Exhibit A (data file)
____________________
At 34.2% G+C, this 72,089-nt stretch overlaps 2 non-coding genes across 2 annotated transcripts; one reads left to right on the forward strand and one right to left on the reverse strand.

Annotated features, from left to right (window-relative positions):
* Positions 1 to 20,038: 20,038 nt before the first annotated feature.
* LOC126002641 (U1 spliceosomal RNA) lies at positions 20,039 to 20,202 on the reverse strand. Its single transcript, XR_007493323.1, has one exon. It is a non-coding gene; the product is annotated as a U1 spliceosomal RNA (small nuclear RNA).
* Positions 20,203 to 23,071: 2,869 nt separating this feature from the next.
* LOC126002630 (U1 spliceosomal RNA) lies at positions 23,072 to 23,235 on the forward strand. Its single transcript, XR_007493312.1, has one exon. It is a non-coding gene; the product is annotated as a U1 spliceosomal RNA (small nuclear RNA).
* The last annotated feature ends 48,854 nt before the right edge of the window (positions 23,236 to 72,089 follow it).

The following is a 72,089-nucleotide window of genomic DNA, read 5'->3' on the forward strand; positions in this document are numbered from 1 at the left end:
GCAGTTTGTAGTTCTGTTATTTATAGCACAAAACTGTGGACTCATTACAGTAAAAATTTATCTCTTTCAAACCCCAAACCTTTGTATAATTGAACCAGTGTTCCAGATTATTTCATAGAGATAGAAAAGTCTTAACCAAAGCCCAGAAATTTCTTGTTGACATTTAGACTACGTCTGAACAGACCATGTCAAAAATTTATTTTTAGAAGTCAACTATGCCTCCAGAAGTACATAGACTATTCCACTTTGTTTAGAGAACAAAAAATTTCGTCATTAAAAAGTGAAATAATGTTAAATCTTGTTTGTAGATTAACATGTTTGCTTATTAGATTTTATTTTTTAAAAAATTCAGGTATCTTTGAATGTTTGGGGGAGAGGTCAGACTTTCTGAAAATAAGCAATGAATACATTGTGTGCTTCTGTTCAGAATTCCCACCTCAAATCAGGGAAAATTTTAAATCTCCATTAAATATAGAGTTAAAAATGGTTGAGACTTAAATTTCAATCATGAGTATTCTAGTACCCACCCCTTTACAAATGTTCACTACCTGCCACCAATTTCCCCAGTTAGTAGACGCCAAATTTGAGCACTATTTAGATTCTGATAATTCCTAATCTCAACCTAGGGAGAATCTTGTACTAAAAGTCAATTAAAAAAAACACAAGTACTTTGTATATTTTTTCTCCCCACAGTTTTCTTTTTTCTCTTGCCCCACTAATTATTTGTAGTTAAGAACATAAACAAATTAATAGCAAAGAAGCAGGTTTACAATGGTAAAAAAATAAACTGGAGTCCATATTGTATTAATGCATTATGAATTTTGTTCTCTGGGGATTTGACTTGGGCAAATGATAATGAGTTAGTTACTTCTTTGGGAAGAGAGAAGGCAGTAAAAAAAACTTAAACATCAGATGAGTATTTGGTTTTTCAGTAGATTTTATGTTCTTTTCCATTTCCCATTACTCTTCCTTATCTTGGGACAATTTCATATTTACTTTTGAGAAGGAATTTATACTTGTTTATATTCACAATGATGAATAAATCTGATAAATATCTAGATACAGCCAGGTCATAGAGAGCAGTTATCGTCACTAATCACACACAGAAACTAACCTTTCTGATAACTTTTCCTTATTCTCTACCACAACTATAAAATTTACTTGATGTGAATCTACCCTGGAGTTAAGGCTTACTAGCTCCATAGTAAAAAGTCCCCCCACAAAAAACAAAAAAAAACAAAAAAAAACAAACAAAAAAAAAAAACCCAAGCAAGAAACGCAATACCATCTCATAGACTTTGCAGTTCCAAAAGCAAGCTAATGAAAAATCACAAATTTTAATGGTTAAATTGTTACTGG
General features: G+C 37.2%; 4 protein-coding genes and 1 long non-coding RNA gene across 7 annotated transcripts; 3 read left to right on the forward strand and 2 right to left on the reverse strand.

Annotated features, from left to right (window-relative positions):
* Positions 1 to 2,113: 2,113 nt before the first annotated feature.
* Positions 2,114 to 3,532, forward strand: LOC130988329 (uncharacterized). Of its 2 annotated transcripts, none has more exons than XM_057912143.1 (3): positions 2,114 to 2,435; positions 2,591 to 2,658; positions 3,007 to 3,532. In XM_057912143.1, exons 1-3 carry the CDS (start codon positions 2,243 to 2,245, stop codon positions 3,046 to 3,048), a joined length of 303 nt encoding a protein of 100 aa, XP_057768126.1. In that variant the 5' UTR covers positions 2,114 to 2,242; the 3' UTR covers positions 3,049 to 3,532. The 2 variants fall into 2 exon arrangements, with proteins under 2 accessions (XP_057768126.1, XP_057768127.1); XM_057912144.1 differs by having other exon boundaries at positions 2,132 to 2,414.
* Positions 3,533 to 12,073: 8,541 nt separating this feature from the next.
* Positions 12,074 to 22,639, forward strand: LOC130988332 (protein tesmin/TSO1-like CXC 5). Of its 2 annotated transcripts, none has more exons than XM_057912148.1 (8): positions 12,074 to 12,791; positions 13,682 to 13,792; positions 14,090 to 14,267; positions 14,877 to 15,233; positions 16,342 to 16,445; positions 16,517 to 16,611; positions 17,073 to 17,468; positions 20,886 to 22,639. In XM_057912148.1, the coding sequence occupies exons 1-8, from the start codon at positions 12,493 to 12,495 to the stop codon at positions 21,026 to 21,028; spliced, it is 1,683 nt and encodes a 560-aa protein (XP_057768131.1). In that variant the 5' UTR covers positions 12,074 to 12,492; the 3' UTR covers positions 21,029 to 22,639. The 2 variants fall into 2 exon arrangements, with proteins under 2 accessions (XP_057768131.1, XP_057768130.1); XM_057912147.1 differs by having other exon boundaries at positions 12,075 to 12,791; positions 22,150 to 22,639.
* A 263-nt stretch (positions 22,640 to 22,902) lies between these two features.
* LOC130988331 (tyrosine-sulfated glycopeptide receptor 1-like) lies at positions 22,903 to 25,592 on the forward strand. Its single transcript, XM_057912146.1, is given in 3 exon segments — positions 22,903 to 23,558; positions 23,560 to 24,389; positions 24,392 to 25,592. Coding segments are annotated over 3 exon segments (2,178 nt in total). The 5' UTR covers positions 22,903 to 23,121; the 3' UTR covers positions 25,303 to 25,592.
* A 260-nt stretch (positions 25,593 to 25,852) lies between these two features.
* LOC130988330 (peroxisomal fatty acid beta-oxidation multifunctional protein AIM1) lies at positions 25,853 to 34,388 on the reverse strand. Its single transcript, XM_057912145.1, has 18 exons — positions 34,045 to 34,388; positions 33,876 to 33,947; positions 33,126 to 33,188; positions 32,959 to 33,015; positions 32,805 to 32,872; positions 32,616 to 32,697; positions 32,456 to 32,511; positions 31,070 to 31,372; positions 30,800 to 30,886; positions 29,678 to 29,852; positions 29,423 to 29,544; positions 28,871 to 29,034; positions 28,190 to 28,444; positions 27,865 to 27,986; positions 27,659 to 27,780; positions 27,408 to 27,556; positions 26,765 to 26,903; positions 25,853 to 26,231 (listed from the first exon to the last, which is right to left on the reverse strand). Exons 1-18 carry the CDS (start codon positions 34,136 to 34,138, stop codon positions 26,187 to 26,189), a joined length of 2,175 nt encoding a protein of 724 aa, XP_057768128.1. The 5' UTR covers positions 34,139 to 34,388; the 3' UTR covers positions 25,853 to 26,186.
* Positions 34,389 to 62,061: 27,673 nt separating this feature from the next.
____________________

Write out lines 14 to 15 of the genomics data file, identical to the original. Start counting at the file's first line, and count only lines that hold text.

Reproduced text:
* Positions 3,533 to 12,073: 8,541 nt separating this feature from the next.
* Positions 12,074 to 22,639, forward strand: LOC130988332 (protein tesmin/TSO1-like CXC 5). Of its 2 annotated transcripts, none has more exons than XM_057912148.1 (8): positions 12,074 to 12,791; positions 13,682 to 13,792; positions 14,090 to 14,267; positions 14,877 to 15,233; positions 16,342 to 16,445; positions 16,517 to 16,611; positions 17,073 to 17,468; positions 20,886 to 22,639. In XM_057912148.1, the coding sequence occupies exons 1-8, from the start codon at positions 12,493 to 12,495 to the stop codon at positions 21,026 to 21,028; spliced, it is 1,683 nt and encodes a 560-aa protein (XP_057768131.1). In that variant the 5' UTR covers positions 12,074 to 12,492; the 3' UTR covers positions 21,029 to 22,639. The 2 variants fall into 2 exon arrangements, with proteins under 2 accessions (XP_057768131.1, XP_057768130.1); XM_057912147.1 differs by having other exon boundaries at positions 12,075 to 12,791; positions 22,150 to 22,639.